Football Club is a new Czech-language quarterly that delivers long-form articles on various aspects of domestic and international soccer culture and history. Inspired by similar titles around Europe such as the UK’s The Blizzard, it was created by Karel Häring, a well-known football writer, and Czech Radio journalist Jan Kaliba. In his introduction to the first edition of Football Club, Häring recalls that when he was at the newspaper Sport the target readers were “factory workers rather than university graduates”. So, I asked him, is the new journal
Letná stadium in Prague was packed on Thursday night with fans, most of who were hoping the home team could turn around their fortunes following their 2:0 first-leg qualifying round loss to Belgrade’s Crvena Zvezda. It didn’t happen: Red Star’s Boakye made it an even taller climb for Sparta when he scored in the 19th minute in what turned out to be the lone goal of the game.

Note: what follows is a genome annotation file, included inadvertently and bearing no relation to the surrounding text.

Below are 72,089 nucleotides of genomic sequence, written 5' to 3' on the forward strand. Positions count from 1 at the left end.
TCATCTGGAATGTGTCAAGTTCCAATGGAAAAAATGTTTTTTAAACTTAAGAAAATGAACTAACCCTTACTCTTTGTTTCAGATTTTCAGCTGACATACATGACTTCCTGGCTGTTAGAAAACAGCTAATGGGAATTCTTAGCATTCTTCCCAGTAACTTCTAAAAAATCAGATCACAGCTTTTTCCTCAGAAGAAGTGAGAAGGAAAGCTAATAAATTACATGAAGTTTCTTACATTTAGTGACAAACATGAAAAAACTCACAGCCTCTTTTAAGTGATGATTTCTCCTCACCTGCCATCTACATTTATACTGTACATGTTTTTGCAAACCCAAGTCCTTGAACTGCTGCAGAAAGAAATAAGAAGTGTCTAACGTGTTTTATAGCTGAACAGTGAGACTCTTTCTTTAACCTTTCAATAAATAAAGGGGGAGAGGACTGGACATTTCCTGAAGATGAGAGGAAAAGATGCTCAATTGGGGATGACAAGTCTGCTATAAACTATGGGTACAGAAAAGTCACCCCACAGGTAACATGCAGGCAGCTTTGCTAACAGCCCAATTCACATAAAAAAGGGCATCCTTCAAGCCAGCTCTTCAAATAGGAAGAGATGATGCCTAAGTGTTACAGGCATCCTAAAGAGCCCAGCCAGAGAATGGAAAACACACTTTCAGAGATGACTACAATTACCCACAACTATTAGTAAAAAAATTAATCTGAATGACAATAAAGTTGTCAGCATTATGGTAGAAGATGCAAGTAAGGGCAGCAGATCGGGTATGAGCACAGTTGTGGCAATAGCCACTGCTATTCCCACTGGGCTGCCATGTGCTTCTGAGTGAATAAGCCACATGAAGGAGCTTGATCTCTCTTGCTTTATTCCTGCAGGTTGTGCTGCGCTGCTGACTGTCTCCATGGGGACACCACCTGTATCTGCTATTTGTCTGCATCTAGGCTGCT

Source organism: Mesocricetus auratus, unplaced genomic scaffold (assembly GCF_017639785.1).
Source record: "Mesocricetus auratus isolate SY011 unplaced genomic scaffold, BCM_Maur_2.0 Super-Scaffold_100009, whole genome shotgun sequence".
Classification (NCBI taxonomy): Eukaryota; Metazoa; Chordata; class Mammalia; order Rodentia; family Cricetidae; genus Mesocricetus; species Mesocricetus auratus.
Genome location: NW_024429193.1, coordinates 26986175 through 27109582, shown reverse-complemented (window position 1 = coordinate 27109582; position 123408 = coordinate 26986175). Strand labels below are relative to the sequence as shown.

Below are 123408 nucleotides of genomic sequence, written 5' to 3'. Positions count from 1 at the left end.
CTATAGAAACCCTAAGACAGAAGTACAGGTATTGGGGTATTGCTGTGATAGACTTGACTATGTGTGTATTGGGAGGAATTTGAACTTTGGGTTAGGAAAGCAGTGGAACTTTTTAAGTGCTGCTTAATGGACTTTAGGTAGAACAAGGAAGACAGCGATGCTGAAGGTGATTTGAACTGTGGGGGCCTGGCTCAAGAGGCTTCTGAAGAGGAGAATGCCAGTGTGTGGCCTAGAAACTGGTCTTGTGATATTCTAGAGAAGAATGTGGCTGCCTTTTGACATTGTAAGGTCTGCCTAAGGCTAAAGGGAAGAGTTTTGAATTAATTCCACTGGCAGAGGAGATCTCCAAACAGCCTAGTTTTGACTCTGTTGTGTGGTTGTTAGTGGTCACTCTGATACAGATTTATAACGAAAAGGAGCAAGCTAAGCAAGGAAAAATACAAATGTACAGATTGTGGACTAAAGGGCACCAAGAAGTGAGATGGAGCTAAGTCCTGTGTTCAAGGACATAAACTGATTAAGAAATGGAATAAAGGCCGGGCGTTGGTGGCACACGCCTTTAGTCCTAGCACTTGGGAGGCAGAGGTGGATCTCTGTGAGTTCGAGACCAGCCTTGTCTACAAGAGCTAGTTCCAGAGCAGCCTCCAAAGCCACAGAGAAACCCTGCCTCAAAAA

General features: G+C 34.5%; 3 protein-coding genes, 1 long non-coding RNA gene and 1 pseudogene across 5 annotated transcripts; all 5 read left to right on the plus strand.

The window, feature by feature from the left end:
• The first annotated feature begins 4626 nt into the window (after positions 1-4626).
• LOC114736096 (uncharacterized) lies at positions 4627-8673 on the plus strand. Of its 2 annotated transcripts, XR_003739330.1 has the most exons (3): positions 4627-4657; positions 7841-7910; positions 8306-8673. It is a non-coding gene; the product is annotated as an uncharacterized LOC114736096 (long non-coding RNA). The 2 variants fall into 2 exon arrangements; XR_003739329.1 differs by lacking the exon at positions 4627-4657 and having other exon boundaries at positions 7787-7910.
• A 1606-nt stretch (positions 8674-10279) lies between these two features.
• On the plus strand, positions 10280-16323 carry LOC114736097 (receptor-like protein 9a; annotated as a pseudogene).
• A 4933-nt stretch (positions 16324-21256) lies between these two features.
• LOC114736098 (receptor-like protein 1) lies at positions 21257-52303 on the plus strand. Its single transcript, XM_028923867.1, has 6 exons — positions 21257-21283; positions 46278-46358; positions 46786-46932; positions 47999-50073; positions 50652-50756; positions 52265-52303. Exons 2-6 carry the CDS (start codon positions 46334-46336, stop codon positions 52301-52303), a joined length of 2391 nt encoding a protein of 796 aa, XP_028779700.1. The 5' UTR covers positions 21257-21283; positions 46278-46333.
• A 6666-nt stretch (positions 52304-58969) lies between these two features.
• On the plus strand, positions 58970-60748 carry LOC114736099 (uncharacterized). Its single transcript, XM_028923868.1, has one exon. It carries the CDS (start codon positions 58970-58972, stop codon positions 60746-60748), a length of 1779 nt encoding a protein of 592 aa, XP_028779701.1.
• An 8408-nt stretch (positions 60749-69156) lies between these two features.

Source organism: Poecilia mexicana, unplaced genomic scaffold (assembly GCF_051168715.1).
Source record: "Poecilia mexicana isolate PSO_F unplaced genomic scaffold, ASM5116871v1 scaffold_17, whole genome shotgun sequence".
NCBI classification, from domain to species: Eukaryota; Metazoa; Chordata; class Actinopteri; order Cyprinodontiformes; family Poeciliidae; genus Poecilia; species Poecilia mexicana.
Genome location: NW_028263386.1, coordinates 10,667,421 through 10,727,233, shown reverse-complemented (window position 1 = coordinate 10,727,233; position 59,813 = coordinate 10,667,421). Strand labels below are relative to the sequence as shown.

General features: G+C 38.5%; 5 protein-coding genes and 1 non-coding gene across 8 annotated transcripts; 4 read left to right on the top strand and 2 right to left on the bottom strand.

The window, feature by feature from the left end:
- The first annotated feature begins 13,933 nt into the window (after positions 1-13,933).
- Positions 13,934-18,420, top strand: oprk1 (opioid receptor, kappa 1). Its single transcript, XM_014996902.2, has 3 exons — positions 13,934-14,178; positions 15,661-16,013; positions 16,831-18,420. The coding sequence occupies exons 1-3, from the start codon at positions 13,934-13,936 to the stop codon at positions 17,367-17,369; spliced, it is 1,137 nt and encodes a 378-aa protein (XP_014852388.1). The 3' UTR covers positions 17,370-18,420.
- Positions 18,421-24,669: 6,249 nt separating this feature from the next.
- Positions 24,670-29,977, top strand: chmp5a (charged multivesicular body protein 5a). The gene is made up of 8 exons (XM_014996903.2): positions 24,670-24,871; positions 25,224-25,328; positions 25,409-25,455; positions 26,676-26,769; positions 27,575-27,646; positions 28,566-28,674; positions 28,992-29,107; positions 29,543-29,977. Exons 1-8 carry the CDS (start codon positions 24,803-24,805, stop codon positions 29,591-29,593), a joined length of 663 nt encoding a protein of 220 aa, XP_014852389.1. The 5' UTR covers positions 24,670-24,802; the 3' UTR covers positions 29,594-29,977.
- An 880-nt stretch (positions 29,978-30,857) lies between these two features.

Most of the Czech team for the World Athletics Championships in London left on Wednesday, two days before the start of one of the biggest events in global sport this year. Barbora Špotáková will be aiming to take javelin gold at the same stadium where she won the Olympics in 2012, but there are also a number of other Czech medal hopefuls to watch out for.
The new season in Czech football kicks off this weekend and anticipation is exceptionally high. Titleholders Slavia Prague and their main rivals Viktoria Plzeň and Sparta Prague have all spent an unprecedented amount on new players, including seasoned internationals from Portugal, Israel and Turkey, with Slavia and Plzeň hoping for an immediate return in the form of qualification for this season’s Champions League. But why are the top Czech clubs flashing the cash just now? That’s a question I put to soccer journalist Karel Häring.